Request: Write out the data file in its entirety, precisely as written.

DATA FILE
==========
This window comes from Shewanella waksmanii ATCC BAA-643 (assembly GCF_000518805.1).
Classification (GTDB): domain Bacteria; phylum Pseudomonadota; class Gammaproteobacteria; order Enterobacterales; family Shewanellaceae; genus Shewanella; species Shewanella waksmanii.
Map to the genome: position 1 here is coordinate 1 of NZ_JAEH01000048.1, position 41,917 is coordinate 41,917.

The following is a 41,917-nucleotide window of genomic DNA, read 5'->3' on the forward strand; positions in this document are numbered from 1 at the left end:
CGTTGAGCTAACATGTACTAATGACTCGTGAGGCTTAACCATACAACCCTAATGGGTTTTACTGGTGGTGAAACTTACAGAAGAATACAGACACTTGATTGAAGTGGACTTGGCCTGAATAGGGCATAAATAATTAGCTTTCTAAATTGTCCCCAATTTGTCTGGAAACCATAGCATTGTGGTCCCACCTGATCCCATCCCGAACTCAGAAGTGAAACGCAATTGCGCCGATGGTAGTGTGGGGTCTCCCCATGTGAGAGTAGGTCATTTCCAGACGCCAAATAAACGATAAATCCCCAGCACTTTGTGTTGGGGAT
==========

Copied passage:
This window comes from Shewanella waksmanii ATCC BAA-643 (assembly GCF_000518805.1).
Classification (GTDB): domain Bacteria; phylum Pseudomonadota; class Gammaproteobacteria; order Enterobacterales; family Shewanellaceae; genus Shewanella; species Shewanella waksmanii.
Map to the genome: position 1 here is coordinate 1 of NZ_JAEH01000048.1, position 41,917 is coordinate 41,917.

The following is a 41,917-nucleotide window of genomic DNA, read 5'->3' on the forward strand; positions in this document are numbered from 1 at the left end:
CGTTGAGCTAACATGTACTAATGACTCGTGAGGCTTAACCATACAACCCTAATGGGTTTTACTGGTGGTGAAACTTACAGAAGAATACAGACACTTGATTGAAGTGGACTTGGCCTGAATAGGGCATAAATAATTAGCTTTCTAAATTGTCCCCAATTTGTCTGGAAACCATAGCATTGTGGTCCCACCTGATCCCATCCCGAACTCAGAAGTGAAACGCAATTGCGCCGATGGTAGTGTGGGGTCTCCCCATGTGAGAGTAGGTCATTTCCAGACGCCAAATAAACGATAAATCCCCAGCACTTTGTGTTGGGGAT